Boys Save Woman Whose Pants Catch on Fire

By Frank Elaridi

Jan 20, 2012 4:47pm


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Luke Sumbot, far left, and Matai Wilson, 2nd from right, helped snuff out a woman's pants after they caught fire. (Nick Sumbot)

A Salt Lake City woman suffered 3rd degree burns when her pants caught on fire in a Walmart parking lot in South Jordan, Utah, on Thursday evening.

The severity could have been far worse if local boys who live across the street had not walked by and rescued her, police told ABC News affiliate ABC 4 in Salt Lake City.

Matai Wilson, 12, quickly took off his coat, a Christmas gift from his father, and used it to cover the woman’s burning leg, then began to pat out the flames, ABC 4 reported.

Meanwhile, Luke Sumbot, 13, jumped in to lend a hand in extinguishing the flames by stomping on pieces of the woman’s burning pants.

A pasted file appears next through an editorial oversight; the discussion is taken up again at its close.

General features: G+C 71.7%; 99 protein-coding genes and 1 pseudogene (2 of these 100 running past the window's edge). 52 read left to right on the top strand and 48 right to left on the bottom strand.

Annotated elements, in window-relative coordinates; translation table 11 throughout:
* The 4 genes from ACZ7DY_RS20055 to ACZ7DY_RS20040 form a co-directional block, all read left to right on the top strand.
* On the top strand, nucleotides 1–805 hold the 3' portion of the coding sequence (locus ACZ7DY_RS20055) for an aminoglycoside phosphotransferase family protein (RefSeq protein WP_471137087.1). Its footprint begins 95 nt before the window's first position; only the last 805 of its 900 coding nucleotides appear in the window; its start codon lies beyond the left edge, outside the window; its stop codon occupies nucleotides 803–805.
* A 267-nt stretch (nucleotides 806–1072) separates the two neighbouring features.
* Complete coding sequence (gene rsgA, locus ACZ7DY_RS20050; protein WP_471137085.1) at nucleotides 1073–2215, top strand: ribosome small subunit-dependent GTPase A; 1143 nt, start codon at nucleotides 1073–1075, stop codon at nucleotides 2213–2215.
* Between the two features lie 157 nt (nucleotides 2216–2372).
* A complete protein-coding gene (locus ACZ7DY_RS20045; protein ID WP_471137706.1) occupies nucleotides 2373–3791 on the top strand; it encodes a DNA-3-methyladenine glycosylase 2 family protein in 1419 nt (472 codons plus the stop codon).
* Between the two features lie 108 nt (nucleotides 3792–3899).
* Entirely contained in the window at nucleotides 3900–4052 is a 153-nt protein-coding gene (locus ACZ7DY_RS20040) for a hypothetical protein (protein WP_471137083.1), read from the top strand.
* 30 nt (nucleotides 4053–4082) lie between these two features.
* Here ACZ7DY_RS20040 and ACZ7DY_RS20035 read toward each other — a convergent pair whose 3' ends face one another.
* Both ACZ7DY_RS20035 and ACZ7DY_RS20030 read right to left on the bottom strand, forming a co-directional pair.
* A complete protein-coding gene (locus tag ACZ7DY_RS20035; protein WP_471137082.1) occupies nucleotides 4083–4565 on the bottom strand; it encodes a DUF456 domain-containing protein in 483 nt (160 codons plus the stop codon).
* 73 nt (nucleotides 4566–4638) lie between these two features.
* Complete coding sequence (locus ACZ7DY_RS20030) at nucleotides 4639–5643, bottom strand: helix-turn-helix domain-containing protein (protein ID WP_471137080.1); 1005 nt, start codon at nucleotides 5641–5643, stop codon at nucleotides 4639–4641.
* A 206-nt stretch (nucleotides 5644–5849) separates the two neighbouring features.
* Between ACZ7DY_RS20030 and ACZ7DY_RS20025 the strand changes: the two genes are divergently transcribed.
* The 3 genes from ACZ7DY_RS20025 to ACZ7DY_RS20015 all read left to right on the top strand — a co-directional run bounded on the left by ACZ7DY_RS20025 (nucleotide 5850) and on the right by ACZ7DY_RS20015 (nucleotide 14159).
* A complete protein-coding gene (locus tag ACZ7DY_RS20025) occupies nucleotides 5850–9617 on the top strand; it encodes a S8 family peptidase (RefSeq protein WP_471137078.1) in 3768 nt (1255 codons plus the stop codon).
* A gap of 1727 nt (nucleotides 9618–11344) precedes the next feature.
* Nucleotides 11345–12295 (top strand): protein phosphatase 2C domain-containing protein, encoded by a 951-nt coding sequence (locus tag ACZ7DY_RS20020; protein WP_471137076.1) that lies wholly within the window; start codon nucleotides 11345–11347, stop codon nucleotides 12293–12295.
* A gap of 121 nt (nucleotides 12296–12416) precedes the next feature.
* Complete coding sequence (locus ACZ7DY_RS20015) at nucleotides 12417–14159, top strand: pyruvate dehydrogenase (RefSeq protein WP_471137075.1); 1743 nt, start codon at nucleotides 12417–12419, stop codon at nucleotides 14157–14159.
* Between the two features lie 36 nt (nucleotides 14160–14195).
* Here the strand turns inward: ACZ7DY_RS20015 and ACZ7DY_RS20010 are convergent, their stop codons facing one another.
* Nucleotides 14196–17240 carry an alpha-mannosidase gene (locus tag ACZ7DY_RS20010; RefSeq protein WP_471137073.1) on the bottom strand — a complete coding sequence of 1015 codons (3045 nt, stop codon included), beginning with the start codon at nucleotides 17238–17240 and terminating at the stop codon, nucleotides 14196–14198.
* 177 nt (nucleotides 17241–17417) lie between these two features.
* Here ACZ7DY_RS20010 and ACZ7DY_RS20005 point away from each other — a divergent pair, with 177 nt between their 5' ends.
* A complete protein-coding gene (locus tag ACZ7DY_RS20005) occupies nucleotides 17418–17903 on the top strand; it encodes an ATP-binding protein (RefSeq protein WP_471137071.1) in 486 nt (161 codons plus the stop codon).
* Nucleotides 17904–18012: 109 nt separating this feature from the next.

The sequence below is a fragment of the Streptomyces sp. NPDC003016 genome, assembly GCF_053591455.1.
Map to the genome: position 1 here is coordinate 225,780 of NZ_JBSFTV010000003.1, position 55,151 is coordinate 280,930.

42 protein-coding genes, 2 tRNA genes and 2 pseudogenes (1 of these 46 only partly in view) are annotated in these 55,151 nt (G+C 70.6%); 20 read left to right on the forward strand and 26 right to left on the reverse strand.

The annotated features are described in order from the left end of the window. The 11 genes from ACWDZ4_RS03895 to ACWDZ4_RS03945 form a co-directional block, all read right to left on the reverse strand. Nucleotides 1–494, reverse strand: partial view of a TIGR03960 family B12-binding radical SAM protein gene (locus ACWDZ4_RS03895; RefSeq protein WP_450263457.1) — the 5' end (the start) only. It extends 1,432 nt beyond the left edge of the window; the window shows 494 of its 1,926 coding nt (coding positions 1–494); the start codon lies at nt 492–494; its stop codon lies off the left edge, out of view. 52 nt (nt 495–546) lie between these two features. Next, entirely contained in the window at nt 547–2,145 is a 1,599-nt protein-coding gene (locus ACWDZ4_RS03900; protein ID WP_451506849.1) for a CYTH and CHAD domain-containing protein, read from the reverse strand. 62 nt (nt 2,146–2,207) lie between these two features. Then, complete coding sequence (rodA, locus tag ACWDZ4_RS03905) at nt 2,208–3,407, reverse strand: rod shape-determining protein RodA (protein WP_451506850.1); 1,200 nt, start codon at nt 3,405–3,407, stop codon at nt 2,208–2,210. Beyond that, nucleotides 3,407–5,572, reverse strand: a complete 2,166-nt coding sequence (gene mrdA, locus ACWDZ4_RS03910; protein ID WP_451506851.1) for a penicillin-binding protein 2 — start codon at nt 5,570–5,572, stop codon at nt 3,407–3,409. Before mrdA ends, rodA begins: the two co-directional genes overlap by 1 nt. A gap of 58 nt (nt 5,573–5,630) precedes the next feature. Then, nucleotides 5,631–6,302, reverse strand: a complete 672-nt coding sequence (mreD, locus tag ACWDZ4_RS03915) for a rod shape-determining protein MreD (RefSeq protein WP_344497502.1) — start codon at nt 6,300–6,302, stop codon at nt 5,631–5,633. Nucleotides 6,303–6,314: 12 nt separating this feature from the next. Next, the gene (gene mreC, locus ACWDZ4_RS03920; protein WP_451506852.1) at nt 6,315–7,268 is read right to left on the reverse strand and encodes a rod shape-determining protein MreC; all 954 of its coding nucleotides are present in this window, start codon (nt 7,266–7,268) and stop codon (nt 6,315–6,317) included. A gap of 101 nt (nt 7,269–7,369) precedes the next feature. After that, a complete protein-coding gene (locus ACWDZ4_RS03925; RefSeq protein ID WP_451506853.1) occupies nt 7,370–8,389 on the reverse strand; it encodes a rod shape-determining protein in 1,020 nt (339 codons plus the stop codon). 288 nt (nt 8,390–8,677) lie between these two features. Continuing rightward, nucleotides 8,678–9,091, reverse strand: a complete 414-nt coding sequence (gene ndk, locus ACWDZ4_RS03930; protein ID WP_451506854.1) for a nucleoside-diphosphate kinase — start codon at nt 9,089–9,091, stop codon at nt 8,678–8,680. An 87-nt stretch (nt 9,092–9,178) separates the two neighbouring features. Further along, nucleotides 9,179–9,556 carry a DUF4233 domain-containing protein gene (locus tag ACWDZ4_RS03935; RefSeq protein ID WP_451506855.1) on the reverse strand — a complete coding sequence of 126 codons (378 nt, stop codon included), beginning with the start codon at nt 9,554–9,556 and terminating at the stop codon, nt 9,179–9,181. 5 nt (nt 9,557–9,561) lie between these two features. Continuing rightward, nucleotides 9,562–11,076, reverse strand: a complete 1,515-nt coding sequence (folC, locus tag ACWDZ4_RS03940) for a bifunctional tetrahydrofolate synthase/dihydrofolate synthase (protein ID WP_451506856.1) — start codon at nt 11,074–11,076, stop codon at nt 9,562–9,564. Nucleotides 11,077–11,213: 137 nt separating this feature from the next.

“She didn’t even say a word,” Sumbot said.

Officers found cigarettes and incense in the woman’s car, and their guess is that the woman, whose name has not been released, was trying to light a cigarette, South Jordan Police Sgt. Elyse Charter told ABC News.

“She was in a tremendous amount of pain,” Charter said. “She kept saying she was trying to light a cigarette or an incense … but we couldn’t confirm which one.”

After smothering the flames completely, the boys called police for further assistance.

“We saw fire on her leg and she went to the ground,” Sumbot told ABC News. 

The boys were alarmed, but said they learned how to react to such a situation in science classes.

“I was shocked,” Sumbot said. “That’s not an everyday thing. I remembered in science class we learned that if someone catches on fire you grab the nearest blanket and put it out.”

The fire caused the woman’s pants to melt and she suffered “serious and significant injuries” from it, a South Jordan police official told ABC 4.

The woman was wearing nylons under jeans, according to The Associated Press.

The young boys may have saved the woman’s life by showing up when they did and taking the right steps, police officials told ABC 4.

The coat Matai used to put out the fire was covered with burn marks, stained in blood and even had burned pieces of skin on it. 

Asked if they consider themselves heroes, Sumbot told ABC News, “Yeah, because she could have lost her life in the fire if we weren’t there.”

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